The Conflict in the Basque Country Part 1

The Basque separatist movement ETA (Euskadi Ta Askatasuna – Basque Homeland and Freedom) was formed in 1959 by a group of radical students in protest of the Spanish dictator Francisco Franco’s oppression of the country’s Basque minority. The goal was to create an independent Basque state. The fight turned into pure terrorist activity with kidnappings, threats and political assassinations. The Basque Country today has extensive autonomy within the Spanish state and ETA has been weakened. In 2011, ETA introduced a ceasefire and seven years later, the separatist movement was disbanded after relinquishing its weapons in 2017.

General Franco died in 1975 and the Basque provinces of northern Spain eventually gained extensive autonomy with their own government. However, ETA continued to fight for democratic Spain in order to achieve an independent Basque Country. Since the group carried out its first assassination in 1968, members of the underground ETA cells have killed more than 800 people, both representatives of power and civilians.

All Spanish governments have pursued an uncompromising line, sometimes using illegal methods, against the separatist group. More and more ETA members have been arrested in recent years and the group has weakened considerably. In 2003, the political branch of the movement was banned from participating in regional elections, which also constituted a blow to the organization. But not even when ETA was at its strongest in the years after Franco’s death, more than 15-20 percent of the Basques supported the party in the regional elections.

The movement declared in the spring of 2006 that it would stop the violence and try to achieve its goals in a political way. Attempts to start a peace process stalled, however, and at the end of the year, ETA took up arms again. However, the goal of ETA’s struggle, a separate nation for the Basques in Spain and southwestern France, seems to remain a dream.

In the autumn of 2010, ETA again announced a ceasefire, and in January 2011, the ceasefire was declared permanent. The political branch distanced itself from all violence, and following an appeal to the Constitutional Court, the new separatist electoral alliance Bildu was allowed to run in the local elections in May. Bildu surprisingly won 26 percent of the vote and won the most seats in the Basque Country. The leaders of the alliance believed that the Basques had chosen the political path to independence and that ETA was a thing of the past.

In the autumn of 2011, ETA announced in a written communiqué that it would definitely cease its military activity, but the disarmament was delayed until 2017. The following year, ETA apologized for the suffering it had caused, and the group was completely disbanded in May 2018.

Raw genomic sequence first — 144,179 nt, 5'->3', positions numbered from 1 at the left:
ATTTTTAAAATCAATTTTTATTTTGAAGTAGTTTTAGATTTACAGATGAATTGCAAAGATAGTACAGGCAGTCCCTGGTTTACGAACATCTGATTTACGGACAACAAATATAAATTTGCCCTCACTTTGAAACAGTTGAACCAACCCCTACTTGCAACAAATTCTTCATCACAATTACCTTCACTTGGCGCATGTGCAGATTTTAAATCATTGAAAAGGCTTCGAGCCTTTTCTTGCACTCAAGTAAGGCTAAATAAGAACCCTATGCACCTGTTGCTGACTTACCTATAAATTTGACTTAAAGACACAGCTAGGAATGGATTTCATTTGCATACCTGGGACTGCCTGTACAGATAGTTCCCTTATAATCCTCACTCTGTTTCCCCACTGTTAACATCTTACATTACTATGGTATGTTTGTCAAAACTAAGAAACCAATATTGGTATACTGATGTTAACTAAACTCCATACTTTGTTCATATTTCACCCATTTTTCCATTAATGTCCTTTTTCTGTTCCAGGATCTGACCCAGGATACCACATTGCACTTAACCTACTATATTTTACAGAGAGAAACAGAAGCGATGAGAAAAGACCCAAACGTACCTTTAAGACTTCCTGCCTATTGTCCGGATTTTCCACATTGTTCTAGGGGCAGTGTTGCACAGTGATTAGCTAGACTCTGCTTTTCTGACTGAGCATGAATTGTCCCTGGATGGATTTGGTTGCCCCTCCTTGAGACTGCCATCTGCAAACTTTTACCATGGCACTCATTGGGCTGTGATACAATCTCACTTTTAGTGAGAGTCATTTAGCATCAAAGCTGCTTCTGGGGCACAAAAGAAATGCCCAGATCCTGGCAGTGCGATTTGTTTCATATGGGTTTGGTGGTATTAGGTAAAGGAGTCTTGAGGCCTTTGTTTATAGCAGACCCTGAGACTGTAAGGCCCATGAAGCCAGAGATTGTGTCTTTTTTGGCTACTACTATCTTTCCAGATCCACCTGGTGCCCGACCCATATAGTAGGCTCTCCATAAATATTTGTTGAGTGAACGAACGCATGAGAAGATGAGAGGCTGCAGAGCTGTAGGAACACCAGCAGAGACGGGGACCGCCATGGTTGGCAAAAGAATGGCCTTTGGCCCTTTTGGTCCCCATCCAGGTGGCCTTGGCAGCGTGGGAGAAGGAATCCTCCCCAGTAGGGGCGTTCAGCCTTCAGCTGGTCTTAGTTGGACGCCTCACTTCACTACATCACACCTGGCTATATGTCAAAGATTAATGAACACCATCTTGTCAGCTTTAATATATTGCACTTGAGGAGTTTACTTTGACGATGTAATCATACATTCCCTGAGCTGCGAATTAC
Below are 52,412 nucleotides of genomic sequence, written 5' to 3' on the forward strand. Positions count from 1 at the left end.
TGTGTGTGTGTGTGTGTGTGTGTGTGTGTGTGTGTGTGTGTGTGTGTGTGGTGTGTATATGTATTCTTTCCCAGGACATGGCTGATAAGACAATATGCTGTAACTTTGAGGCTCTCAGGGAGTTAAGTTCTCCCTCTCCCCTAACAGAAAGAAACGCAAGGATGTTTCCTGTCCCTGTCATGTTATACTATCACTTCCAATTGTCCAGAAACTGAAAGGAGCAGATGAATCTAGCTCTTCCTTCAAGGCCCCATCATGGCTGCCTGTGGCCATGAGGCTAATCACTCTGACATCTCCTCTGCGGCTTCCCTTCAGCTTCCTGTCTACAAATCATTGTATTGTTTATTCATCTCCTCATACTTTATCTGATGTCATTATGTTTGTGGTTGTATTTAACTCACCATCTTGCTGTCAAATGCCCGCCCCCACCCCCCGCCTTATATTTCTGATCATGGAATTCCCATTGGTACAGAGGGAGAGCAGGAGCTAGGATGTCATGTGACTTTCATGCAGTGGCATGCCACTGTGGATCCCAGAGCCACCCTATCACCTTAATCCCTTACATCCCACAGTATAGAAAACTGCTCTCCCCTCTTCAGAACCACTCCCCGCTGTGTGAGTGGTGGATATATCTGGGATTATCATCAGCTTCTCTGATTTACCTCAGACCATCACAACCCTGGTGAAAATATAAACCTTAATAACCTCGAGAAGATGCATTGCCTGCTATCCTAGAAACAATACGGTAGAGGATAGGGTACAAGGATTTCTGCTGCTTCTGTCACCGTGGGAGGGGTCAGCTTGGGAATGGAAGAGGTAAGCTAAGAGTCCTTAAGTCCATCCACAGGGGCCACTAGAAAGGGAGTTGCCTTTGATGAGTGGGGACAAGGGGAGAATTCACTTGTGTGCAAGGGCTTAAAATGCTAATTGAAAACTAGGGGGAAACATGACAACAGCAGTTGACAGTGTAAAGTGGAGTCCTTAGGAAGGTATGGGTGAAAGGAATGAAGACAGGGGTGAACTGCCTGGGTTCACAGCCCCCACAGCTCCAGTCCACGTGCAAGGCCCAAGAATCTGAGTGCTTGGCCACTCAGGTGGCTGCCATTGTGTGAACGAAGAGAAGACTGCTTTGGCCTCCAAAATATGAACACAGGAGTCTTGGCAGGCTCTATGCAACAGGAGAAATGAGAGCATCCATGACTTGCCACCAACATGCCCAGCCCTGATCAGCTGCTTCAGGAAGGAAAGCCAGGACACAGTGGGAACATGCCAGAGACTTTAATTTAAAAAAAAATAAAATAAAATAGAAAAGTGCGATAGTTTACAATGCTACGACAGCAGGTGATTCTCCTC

For decades, the small extreme separatist group ETA waged a bloody terror to achieve what may seem like an unrealistic goal. The violent conflict should have ended long before 2011, when a “definitive” ceasefire was announced. Seven years later, the separatist movement was completely dissolved .

The Basque Country is located on the Bay of Biscay in northern Spain. The capital is Vitoria, but Bilbao is the largest city in the Basque Country. The population includes almost three million people. Both Spanish and Basque are official languages.

Since the late 1970s, the Basque Country has had far-reaching autonomy, but several parties and groups have demanded full independence, including the Basque Country and Freedom ( Euskadi Ta Askatasuna, ETA), which since the 1960s have used violent methods to achieve their goals.

ETA’s goal is an independent Basque Country, which also includes the Navarre region and the Basque region of France – the movement is therefore nationalist or separatist. The Basques who had formed the Basque Nationalist Party as early as 1894  (Eusko Alderi Jeltzalea / Partido Nacionalista Vasco, EAJ / PNV) had similar dreams, but today their nationalism has been replaced by regionalism.

PNV recognizes the Spanish state and works politically to achieve as much as possible of the original goals. After the fall of General Francisco Franco’s dictatorship in 1975, the PNV negotiated the most comprehensive autonomy in Spain, while ETA carried out its terrorist acts.

Most Basques in Spain would like to see all Basques live in a common region, but they realize that change must take place peacefully. The constitution that created the Basque region states that Navarre has the right to join the Basque Country “if it so wishes”.

However, a connection to Navarra is unthinkable; those with a Basque identity dominate only in northern Navarre and in the whole region they constitute a minority of about 15 percent. This can feel heavy for Basque nationalists because one of the most important places in their history writing is the capital of Navarre, Pamplona (as the Basques call Iruña).

The Basque identity in the French territory is not as pronounced as in Spain, and the Basques in France have no equivalent to the regional autonomy of Spain. In 1996, more than 160 French mayors signed a petition calling for limited autonomy, but the only result was the formation of a “Basque Development Council”, an advisory body controlled in practice by French politicians.

The methods of violence that have attracted such attention have been used almost entirely in Spain, while the Basque people in southwestern France have been fairly silent. The French Basque region has often served as a haven for Spanish ETA members. In recent years, police cooperation between France and Spain has been strengthened, which has led to several arrests in both Spain and France.

Conflict in the Basque Country